Besides after all these years, I don't think I could stand to own a bike that was less beat up, bruised and scared than I am.
    Last edited by FBinNY; 02-26-14 at 02:23 PM.
    FB
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    An ounce of diagnosis is worth a pound of cure.

    “Never argue with an idiot. He will only bring you down to his level and beat you with experience.”, George Carlin

    “One accurate measurement is worth a thousand expert opinions” - Adm Grace Murray Hopper - USN

    WARNING, I'm from New York. Thin skinned people should maintain safe distance.

  14. #14
    Senior Member
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    Quote Originally Posted by FBinNY View Post
    However, I've never been a believer in pristine bikes. The culture was different when I came into the sport, and bikes that had the well ridden look commanded respect. The only people that were concerned about keeping their bikes beautiful were those in the bike-of-the-month-club (as we called it) who could always be found in the park sitting on benches admiring and talking about each other's bikes. We'd wave hello as we rode by.
    That was one of those lessons I learned as a kid too. You don't need to worry about someone who has expensive gear. The person to worry is someone who has expensive gear that looks like its been heavily used.

    Also, you have my sympathies. I've got a nice scratch on my front fork from loading the bike into the car. I'm trying my hardest to ignore it, but the Celeste is such a pretty bike that its hard to ignore

  15. #15
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    some bumps and bruises, i have found, can be successfully ignored, while others can't. for instance, the one serving as the subject of this thread i could easily ignore. OTOH, i dropped my socket wrench on the gas tank of my motorcycle and left a dent in it. EVERYTIME i got on the bike i was painfully reminded of my impatience and lack of coordination. i knew better than to leave that tank unprotected when i had a heavy object in my hands.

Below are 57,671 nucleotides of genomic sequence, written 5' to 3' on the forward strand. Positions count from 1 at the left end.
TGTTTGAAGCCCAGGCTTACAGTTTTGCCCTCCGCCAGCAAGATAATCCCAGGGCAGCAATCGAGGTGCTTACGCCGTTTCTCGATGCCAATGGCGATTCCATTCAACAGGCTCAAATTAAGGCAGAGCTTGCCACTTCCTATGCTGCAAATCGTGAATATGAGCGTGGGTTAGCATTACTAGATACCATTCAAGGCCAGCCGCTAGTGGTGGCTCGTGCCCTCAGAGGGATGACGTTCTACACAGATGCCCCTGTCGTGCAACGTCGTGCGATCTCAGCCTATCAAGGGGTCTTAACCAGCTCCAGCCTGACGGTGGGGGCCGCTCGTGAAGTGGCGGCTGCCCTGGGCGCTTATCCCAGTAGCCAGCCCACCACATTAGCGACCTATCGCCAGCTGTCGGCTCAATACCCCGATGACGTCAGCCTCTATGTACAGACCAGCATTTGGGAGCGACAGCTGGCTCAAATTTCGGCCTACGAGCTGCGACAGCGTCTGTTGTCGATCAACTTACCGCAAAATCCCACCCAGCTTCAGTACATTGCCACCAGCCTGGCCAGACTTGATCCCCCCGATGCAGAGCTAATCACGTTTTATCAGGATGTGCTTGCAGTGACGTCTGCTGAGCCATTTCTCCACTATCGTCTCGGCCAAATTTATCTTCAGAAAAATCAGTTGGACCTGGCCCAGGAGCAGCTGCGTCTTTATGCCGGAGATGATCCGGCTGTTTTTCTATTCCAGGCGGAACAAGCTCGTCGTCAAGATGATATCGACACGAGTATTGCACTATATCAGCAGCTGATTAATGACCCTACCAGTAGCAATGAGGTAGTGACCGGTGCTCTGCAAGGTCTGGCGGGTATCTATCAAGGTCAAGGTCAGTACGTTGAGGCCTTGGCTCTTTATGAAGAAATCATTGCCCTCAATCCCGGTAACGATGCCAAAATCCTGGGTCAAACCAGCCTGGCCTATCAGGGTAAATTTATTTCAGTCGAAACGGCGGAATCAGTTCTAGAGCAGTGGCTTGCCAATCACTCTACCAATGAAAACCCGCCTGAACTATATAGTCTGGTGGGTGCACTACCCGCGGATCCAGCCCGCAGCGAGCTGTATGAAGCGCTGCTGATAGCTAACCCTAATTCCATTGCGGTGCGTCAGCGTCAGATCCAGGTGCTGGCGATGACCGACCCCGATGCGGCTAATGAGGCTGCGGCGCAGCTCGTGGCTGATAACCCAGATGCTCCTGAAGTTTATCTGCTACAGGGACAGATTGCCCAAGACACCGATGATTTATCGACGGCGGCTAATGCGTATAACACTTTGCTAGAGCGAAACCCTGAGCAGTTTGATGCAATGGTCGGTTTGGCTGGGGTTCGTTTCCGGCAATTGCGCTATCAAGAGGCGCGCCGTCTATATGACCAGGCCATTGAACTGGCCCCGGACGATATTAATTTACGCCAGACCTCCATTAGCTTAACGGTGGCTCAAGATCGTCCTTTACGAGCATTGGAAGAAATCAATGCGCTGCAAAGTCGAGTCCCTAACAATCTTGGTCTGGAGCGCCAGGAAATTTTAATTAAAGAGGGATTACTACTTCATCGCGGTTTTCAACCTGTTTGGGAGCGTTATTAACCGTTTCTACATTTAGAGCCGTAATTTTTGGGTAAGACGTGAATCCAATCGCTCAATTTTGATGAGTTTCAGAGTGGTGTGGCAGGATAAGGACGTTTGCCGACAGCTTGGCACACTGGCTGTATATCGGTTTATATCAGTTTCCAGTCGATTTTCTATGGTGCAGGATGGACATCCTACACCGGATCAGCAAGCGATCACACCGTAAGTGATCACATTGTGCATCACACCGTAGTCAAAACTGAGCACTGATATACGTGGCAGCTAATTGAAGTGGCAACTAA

it was a blessed day when the motorcycle was eventually repainted, and i had the painter fill that damned dent. now, it's gone, but apparently, not forgotten...

  16. #16
    30 YR Wrench BikeWise1's Avatar
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    Pretty sure it's not a crack, but here's something all plastic bike owners should know: if suspicious of damage, take a quarter and tap the area around the suspected crack with the edge of the coin. Intact areas sound sharp and bright, but damaged areas sound dull and softer.

  17. #17
    Senior Member eja_ bottecchia's Avatar
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    I have a Bianchi Infinito. While I love my bike, I have heard/read stories of cracks in the seatstay and chainstay tubes. Have it checked at a dealer.

    Good luck.
    My current stable:

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  18. #18
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    The only way to know certainly if the thing is a crack is or take x-rays or sand the paint all the way down to the carbon. IMO is not a crack, because due to the position of the crack the bike should be creaking badly and looks like the OP doenst have that problem.

  19. #19
    Senior Member Pibber's Avatar
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    after opening the full pic from photobucket, it's clearly a scratch/smudge.